Small companies on the growth track will always be scouting for new customers – never more than in the current economic climate.
But sourcing leads can be time consuming, while buying ‘warm’ prospects can be expensive and no guarantee of quality.“The main issue is not volume of leads but the quality and flexibility of those leads,” says Andy Reid, managing director of Strange & Dawson, customer acquisition specialists.
He and our panel of other sales and marketing experts offer their tips on how to generate new sales leads on a shoestring:
1. Get referrals: Don’t be bashful about asking existing, satisfied clients for introductions. “Be rigorous about asking if your clients have a few people in their network to whom you could be introduced, ideally by them,” advises Stuart Cross, founder of Morgan Cross consulting.
2. Cross-sell: Your customers may not always think of you for different work – you need to keep your ears open for opportunities. Target your higher value, easy-to-convert customers with relevant messages and offer your services for other work. Offer to help existing customers with non-earning issues to solidify your relationship.
3. Forge partnerships: This is the best way to create ‘new’ value, says Grant Leboff, author of “Sticky Marketing”. Think about what problems you solve for customers and identify another company that does the same thing, but in a different way – a restaurant might join forces with a cinema to create a special offer.
4. Improve your offers: “Offer a few options and a price scale, not just one pitch,” advises Stuart Cross. “You get into more useful conversations about what potential customers want – and can afford.” Always offer introductory vouchers and discounts, and money-back guarantees if you can afford it, adds Richard Denny, bestselling author and founder training experts the Denny Group. Or contact deal sites such as Livingsocial or Groupon to reach new customers.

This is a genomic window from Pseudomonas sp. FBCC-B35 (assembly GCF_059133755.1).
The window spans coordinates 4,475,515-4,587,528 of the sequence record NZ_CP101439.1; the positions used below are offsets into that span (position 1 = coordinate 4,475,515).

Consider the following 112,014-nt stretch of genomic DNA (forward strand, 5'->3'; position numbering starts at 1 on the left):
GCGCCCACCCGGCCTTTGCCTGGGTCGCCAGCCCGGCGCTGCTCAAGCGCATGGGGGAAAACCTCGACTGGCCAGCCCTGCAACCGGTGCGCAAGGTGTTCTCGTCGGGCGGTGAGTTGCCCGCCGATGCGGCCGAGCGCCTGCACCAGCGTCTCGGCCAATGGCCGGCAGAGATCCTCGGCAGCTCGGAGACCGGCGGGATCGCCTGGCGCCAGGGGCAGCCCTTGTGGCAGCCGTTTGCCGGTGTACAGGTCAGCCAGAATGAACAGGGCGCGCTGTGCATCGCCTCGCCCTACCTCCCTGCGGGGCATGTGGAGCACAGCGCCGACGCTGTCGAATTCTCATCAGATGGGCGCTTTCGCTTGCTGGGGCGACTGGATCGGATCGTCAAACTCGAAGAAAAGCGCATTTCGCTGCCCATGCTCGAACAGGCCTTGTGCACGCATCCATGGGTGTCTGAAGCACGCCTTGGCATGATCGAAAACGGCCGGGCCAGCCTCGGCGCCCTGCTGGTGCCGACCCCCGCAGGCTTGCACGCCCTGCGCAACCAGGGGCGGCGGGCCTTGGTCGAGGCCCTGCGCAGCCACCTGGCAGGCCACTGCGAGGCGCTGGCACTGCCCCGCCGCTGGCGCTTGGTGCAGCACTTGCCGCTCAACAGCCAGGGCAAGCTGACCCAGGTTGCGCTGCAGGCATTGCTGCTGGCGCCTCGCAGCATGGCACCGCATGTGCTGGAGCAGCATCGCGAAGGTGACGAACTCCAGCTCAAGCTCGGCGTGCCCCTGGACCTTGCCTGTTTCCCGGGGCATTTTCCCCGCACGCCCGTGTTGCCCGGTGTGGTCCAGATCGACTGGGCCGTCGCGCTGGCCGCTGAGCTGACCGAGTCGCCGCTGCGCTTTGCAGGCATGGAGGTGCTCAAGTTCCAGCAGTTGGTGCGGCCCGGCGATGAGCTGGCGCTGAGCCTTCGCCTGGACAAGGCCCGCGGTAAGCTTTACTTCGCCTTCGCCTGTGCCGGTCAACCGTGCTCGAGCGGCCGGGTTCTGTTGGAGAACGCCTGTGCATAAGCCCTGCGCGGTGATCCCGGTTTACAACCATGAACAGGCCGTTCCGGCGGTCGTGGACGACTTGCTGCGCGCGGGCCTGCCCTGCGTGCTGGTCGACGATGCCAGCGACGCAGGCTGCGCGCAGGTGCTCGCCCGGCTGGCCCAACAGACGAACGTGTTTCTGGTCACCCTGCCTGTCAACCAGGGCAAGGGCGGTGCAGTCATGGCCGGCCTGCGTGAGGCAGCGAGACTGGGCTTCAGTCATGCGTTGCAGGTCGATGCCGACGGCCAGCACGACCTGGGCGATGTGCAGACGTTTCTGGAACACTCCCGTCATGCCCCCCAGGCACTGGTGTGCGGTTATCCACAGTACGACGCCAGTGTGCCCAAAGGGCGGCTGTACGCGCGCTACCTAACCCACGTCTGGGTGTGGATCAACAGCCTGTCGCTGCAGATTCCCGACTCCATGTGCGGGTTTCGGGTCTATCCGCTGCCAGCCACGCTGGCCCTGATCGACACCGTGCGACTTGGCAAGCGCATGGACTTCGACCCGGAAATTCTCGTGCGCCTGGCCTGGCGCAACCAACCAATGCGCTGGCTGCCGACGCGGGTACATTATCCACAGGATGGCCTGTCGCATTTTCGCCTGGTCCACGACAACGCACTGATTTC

5. Get networked: Social media has transformed the way small companies communicate with new and existing customers. Whatever your business, you’ll be expected to have some presence online, so take advantage of the technology and use social media to build brand awareness, carry out market research, talk to existing customers and possibly win referrals. Just don’t rely solely on one channel or medium for leads– think about where potential customers would look for you, and make sure you’re there.
6. Don’t push, pull: Put yourself in a customer’s shoes and think about what they value. If you’re sending out e-newsletters, include offers or compelling content. “Sell the result – what you can do for the customer – not the business,” says Richard Denny. Develop custom landing pages on your website for new products or services, and give your customers every option and opportunity to contact you – via email, post, phone, Twitter, Facebook and more. Keep it dynamic by using video, which you can share on YouTube, too: look at the viral effect of Blendtec’s ‘Will it Blend’ series.
7. Flaunt your expertise: People value expert recommendations even more than peers, according to Edelman’s 2011 Trust Barometer. So it’s worth becoming one: offer to speak at trade events, business clubs, or write for print or online titles, answer Quora questions. This is softer brand-building, but keeps you on people’s radar. Says Cross: “My book is like a posh calling card.”
8. Think local: “Most people prefer to do business locally if they can, and that’s only likely to increase,” says Denny. Promote your business in local directories, regional newspapers and radio – and don’t dismiss the impact of smaller, targeted direct marketing campaigns.
9. Be persistent: Start with a manageable number of leads (Denny suggests whittling down 500 to around 20) and contact them – by name – regularly. “Rarely does anyone respond the first time. You can’t just send one little flyer and expect results.” Quality control is easier, thanks to analytics tools, but if in doubt, ask yourself whether a prospect genuinely needs what you’re offering, can afford it, and is in a position to buy it pretty soon. If not, move on. Adds Andy Reid: “With online products such as Google AdWords you can target people looking for products/services like yours by street, town, city or country. Because you only pay for visitors to your website you can make limited budgets work harder but also track conversion and manage volume levels.”